What makes me really sad is that there is an LGBT romance in this book and I don’t ship it. I was confused at first, because I had heard it was LGBT, but Amara is originally in a heterosexual relationship. Okay, well that ends, and then suddenly she appears to have feelings for Cilla. I just didn’t get it. She clearly tried to repress certain feelings she had for Cilla beforehand, but it didn’t seem like love. So when it actually became prominent in the story I didn’t buy it for a second. I didn’t ship it. I was just like, “…okay.” I didn’t dislike it either. But I think it also bothered me how close her two relationships were together – and she didn’t seem to spare her past lover any thought anymore. It made her a bit unsympathetic to me. I just didn’t get the feels. Sorry ๐Ÿ™

I think the biggest weakness to talk about is that I think Otherbound tries to just do too much in one book and thus doesn’t have the great impact it could have otherwise had on me. I do deeply respect the idea of just having a standalone fantasy novel – I mean, the trilogy thing seems kind of like a sell out most of the time. But Otherbound would definitely have benefited from more space. The POV characters could have had more depth of personality and character… the romance could have given me more feels… the world could have blown me away more… the ending could have been paced and clearer. I guess I’m coming to terms with the fact that most fantasies just do need to be a series.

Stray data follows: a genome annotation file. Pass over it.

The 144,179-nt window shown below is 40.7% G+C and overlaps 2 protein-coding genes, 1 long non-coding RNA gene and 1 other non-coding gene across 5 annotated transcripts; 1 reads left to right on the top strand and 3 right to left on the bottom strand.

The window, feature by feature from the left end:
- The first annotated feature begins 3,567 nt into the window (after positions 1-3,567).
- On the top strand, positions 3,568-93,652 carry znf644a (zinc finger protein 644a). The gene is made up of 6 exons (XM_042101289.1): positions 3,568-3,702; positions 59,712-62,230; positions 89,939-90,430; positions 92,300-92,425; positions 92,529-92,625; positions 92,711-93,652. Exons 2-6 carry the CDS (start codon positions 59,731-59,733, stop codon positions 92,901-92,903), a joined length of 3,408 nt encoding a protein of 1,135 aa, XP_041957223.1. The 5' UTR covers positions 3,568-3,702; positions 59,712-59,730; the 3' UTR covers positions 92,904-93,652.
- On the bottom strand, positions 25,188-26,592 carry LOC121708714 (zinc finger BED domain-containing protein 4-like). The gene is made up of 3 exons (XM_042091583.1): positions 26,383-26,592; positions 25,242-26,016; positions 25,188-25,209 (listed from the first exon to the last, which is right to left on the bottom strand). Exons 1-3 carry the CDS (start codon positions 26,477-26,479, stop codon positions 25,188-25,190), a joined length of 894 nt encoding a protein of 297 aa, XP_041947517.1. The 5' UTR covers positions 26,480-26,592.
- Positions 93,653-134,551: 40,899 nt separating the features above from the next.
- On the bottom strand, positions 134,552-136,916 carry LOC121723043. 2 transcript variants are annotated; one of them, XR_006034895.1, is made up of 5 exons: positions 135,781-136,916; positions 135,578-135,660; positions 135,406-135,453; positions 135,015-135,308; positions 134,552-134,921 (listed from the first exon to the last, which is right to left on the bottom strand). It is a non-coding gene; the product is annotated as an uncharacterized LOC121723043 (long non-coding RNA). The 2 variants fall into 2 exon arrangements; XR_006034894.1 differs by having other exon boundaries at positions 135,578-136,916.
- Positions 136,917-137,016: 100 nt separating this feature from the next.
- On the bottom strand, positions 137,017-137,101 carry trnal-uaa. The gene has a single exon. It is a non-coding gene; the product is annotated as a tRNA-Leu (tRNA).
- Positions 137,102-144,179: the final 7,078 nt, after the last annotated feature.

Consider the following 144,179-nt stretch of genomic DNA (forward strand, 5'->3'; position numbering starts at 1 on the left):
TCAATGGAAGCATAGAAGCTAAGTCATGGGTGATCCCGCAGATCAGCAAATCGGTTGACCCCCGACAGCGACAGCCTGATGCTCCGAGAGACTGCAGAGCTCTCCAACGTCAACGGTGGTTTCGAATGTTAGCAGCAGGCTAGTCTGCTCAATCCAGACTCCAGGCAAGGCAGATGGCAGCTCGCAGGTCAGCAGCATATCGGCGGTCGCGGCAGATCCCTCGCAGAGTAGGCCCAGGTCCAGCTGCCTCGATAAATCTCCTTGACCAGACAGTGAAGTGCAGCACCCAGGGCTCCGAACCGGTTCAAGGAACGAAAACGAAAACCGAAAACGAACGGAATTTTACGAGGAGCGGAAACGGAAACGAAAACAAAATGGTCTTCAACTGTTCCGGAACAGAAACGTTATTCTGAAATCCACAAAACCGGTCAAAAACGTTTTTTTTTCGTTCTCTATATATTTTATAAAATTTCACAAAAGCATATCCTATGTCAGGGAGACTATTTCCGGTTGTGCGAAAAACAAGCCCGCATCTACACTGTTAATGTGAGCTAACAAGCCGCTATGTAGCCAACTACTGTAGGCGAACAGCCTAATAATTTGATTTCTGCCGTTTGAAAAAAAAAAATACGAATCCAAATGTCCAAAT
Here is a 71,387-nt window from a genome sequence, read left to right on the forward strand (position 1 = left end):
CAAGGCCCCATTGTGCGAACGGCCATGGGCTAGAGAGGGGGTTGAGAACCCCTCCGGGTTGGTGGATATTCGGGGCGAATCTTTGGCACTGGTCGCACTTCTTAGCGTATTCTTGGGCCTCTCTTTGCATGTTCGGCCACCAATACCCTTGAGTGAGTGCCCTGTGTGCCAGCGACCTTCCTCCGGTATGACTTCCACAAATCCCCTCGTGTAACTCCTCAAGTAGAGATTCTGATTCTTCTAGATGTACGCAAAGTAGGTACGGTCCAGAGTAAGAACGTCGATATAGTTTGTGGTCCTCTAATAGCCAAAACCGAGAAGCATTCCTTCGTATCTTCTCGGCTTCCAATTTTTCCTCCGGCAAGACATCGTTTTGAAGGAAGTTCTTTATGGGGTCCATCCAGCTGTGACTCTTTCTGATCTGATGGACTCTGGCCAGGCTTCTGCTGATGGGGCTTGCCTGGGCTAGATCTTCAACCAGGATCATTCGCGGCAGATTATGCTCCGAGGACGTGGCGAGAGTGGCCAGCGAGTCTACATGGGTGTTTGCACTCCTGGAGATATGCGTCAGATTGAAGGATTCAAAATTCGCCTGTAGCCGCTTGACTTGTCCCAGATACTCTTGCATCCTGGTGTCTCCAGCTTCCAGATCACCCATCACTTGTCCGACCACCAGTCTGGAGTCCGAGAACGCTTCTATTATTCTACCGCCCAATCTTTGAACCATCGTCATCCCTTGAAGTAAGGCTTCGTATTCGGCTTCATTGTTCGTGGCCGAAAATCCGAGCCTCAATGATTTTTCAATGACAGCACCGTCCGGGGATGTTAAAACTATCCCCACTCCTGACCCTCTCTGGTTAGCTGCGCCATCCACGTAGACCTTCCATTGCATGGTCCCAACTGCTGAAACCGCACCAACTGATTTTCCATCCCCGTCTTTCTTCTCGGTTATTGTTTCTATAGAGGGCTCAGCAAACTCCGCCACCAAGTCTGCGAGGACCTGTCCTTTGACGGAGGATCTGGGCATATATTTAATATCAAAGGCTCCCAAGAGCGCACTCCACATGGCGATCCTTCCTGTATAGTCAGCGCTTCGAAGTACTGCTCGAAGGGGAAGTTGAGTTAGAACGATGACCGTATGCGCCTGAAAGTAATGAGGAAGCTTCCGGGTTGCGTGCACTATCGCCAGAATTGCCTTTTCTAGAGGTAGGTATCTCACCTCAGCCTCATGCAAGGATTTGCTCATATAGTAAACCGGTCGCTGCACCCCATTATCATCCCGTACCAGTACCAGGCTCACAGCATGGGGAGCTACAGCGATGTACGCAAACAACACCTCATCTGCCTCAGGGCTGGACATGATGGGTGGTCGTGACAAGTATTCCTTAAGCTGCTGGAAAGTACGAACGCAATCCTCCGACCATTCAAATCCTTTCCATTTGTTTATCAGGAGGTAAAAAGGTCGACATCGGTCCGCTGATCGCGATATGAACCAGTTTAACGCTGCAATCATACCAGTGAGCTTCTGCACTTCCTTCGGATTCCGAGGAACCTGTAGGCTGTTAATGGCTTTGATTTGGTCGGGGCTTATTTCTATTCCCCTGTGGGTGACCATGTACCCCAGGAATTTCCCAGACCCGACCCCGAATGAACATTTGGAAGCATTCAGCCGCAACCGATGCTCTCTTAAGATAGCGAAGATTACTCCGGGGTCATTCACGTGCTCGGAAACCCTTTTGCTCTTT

Summing Up:

Though it felt a bit rushed, I do think Otherbound is a great debut for Corinne Duyvis. I’ve never read a story like this, and it really kept me on my toes – keeping me engaged and surprised. Though I wish I felt more for this romance, I have to give the story props for all its efforts to promote diversity. I’ll be keeping an eye on this author, because if this is her debut, I can tell she’ll only get better with time.

GIF it to me straight!

Thumbs up for diversity!

Recommended To:

Anyone looking to #DiversifyYourShelves or in the mood for a totally different kind of fantasy.

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5 responses to “ARC Book Review: Otherbound by Corinne Duyvis

  1. I haven’t actually heard of this book however I love the idea behind the premise – very unique! Also, I don’t think I’ve read any novels by Dutch authors. Aside from the plot, what attracts me to this book is the fact that it is indeed a standalone, as opposed to a series. Me and series don’t really go hand in hand and finding fantasy books that aren’t a part of a series can be tricky. I’ll keep my eyes peeled for this one – thanks for sharing your thoughts.

  2. Booooh. It’s always a shame when authors try to cram as much as possible in their book. It makes a story feel so chaotic and overwhelming to me. I’m all up for LGTB romance, but I don’t like it when it’s in the book just to be there – I want it to feel realistic. I like the sound of the mute Amara! It’s good to hear there will be a map in the final edition. Maps make a book complete if you ask me ๐Ÿ˜€